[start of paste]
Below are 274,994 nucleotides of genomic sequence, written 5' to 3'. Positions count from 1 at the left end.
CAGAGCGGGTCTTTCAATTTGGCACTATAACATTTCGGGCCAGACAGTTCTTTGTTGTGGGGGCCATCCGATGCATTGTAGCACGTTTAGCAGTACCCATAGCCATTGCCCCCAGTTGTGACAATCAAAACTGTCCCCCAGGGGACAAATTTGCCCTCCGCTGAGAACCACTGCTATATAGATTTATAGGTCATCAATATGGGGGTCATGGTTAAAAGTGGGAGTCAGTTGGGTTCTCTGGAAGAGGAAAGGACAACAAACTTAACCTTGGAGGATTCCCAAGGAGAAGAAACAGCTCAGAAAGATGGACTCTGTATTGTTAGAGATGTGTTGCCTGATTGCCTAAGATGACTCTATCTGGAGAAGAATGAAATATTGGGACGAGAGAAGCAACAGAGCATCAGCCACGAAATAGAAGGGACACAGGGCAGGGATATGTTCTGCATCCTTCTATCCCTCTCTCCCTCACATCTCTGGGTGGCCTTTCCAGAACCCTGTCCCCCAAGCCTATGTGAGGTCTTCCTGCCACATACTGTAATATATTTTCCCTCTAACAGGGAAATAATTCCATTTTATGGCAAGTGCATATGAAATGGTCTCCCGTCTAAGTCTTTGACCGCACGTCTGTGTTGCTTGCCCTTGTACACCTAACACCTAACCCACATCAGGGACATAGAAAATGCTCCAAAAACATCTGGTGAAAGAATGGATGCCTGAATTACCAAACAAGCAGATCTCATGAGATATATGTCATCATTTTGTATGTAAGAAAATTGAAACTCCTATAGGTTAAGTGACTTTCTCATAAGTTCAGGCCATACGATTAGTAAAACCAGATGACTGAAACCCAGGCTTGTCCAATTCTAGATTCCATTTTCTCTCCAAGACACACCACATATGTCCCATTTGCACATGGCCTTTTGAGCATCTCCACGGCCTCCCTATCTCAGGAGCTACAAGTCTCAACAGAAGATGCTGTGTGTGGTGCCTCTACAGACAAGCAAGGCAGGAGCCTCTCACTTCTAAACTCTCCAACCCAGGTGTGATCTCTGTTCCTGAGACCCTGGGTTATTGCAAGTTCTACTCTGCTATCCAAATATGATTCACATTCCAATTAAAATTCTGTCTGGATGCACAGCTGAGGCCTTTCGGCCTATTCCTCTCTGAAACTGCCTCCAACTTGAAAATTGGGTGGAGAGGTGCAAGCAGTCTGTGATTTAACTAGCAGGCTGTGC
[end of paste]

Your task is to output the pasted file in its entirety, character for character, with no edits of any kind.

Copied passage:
Below are 274,994 nucleotides of genomic sequence, written 5' to 3'. Positions count from 1 at the left end.
CAGAGCGGGTCTTTCAATTTGGCACTATAACATTTCGGGCCAGACAGTTCTTTGTTGTGGGGGCCATCCGATGCATTGTAGCACGTTTAGCAGTACCCATAGCCATTGCCCCCAGTTGTGACAATCAAAACTGTCCCCCAGGGGACAAATTTGCCCTCCGCTGAGAACCACTGCTATATAGATTTATAGGTCATCAATATGGGGGTCATGGTTAAAAGTGGGAGTCAGTTGGGTTCTCTGGAAGAGGAAAGGACAACAAACTTAACCTTGGAGGATTCCCAAGGAGAAGAAACAGCTCAGAAAGATGGACTCTGTATTGTTAGAGATGTGTTGCCTGATTGCCTAAGATGACTCTATCTGGAGAAGAATGAAATATTGGGACGAGAGAAGCAACAGAGCATCAGCCACGAAATAGAAGGGACACAGGGCAGGGATATGTTCTGCATCCTTCTATCCCTCTCTCCCTCACATCTCTGGGTGGCCTTTCCAGAACCCTGTCCCCCAAGCCTATGTGAGGTCTTCCTGCCACATACTGTAATATATTTTCCCTCTAACAGGGAAATAATTCCATTTTATGGCAAGTGCATATGAAATGGTCTCCCGTCTAAGTCTTTGACCGCACGTCTGTGTTGCTTGCCCTTGTACACCTAACACCTAACCCACATCAGGGACATAGAAAATGCTCCAAAAACATCTGGTGAAAGAATGGATGCCTGAATTACCAAACAAGCAGATCTCATGAGATATATGTCATCATTTTGTATGTAAGAAAATTGAAACTCCTATAGGTTAAGTGACTTTCTCATAAGTTCAGGCCATACGATTAGTAAAACCAGATGACTGAAACCCAGGCTTGTCCAATTCTAGATTCCATTTTCTCTCCAAGACACACCACATATGTCCCATTTGCACATGGCCTTTTGAGCATCTCCACGGCCTCCCTATCTCAGGAGCTACAAGTCTCAACAGAAGATGCTGTGTGTGGTGCCTCTACAGACAAGCAAGGCAGGAGCCTCTCACTTCTAAACTCTCCAACCCAGGTGTGATCTCTGTTCCTGAGACCCTGGGTTATTGCAAGTTCTACTCTGCTATCCAAATATGATTCACATTCCAATTAAAATTCTGTCTGGATGCACAGCTGAGGCCTTTCGGCCTATTCCTCTCTGAAACTGCCTCCAACTTGAAAATTGGGTGGAGAGGTGCAAGCAGTCTGTGATTTAACTAGCAGGCTGTGC